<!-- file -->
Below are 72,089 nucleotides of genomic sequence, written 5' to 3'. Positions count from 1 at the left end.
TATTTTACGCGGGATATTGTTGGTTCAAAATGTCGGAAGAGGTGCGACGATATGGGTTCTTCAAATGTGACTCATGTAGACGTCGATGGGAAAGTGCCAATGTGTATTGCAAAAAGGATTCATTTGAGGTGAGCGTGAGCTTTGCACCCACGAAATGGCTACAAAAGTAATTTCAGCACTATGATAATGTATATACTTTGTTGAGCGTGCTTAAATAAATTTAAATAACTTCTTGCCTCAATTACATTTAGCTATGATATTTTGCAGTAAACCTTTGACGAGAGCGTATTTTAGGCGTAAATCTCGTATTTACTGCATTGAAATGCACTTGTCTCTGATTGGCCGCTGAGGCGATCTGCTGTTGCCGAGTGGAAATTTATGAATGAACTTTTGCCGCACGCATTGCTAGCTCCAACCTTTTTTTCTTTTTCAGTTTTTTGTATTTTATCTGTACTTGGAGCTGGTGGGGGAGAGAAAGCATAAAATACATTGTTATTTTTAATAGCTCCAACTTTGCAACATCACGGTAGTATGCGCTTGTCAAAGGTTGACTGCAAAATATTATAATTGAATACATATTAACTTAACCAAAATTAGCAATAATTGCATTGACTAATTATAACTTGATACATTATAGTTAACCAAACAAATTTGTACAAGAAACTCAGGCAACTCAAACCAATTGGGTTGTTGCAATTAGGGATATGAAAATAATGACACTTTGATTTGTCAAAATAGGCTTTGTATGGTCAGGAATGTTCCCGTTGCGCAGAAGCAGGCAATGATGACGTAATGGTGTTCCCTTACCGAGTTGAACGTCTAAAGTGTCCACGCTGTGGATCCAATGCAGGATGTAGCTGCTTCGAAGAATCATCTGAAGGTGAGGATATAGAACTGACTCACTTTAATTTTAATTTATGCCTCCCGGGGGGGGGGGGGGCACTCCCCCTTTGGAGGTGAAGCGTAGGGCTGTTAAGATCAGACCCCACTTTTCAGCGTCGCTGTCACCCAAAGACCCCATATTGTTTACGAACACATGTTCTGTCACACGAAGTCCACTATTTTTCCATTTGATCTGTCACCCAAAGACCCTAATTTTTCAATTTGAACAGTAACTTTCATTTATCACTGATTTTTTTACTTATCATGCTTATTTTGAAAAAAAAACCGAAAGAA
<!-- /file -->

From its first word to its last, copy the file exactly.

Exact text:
Below are 72,089 nucleotides of genomic sequence, written 5' to 3'. Positions count from 1 at the left end.
TATTTTACGCGGGATATTGTTGGTTCAAAATGTCGGAAGAGGTGCGACGATATGGGTTCTTCAAATGTGACTCATGTAGACGTCGATGGGAAAGTGCCAATGTGTATTGCAAAAAGGATTCATTTGAGGTGAGCGTGAGCTTTGCACCCACGAAATGGCTACAAAAGTAATTTCAGCACTATGATAATGTATATACTTTGTTGAGCGTGCTTAAATAAATTTAAATAACTTCTTGCCTCAATTACATTTAGCTATGATATTTTGCAGTAAACCTTTGACGAGAGCGTATTTTAGGCGTAAATCTCGTATTTACTGCATTGAAATGCACTTGTCTCTGATTGGCCGCTGAGGCGATCTGCTGTTGCCGAGTGGAAATTTATGAATGAACTTTTGCCGCACGCATTGCTAGCTCCAACCTTTTTTTCTTTTTCAGTTTTTTGTATTTTATCTGTACTTGGAGCTGGTGGGGGAGAGAAAGCATAAAATACATTGTTATTTTTAATAGCTCCAACTTTGCAACATCACGGTAGTATGCGCTTGTCAAAGGTTGACTGCAAAATATTATAATTGAATACATATTAACTTAACCAAAATTAGCAATAATTGCATTGACTAATTATAACTTGATACATTATAGTTAACCAAACAAATTTGTACAAGAAACTCAGGCAACTCAAACCAATTGGGTTGTTGCAATTAGGGATATGAAAATAATGACACTTTGATTTGTCAAAATAGGCTTTGTATGGTCAGGAATGTTCCCGTTGCGCAGAAGCAGGCAATGATGACGTAATGGTGTTCCCTTACCGAGTTGAACGTCTAAAGTGTCCACGCTGTGGATCCAATGCAGGATGTAGCTGCTTCGAAGAATCATCTGAAGGTGAGGATATAGAACTGACTCACTTTAATTTTAATTTATGCCTCCCGGGGGGGGGGGGGGCACTCCCCCTTTGGAGGTGAAGCGTAGGGCTGTTAAGATCAGACCCCACTTTTCAGCGTCGCTGTCACCCAAAGACCCCATATTGTTTACGAACACATGTTCTGTCACACGAAGTCCACTATTTTTCCATTTGATCTGTCACCCAAAGACCCTAATTTTTCAATTTGAACAGTAACTTTCATTTATCACTGATTTTTTTACTTATCATGCTTATTTTGAAAAAAAAACCGAAAGAA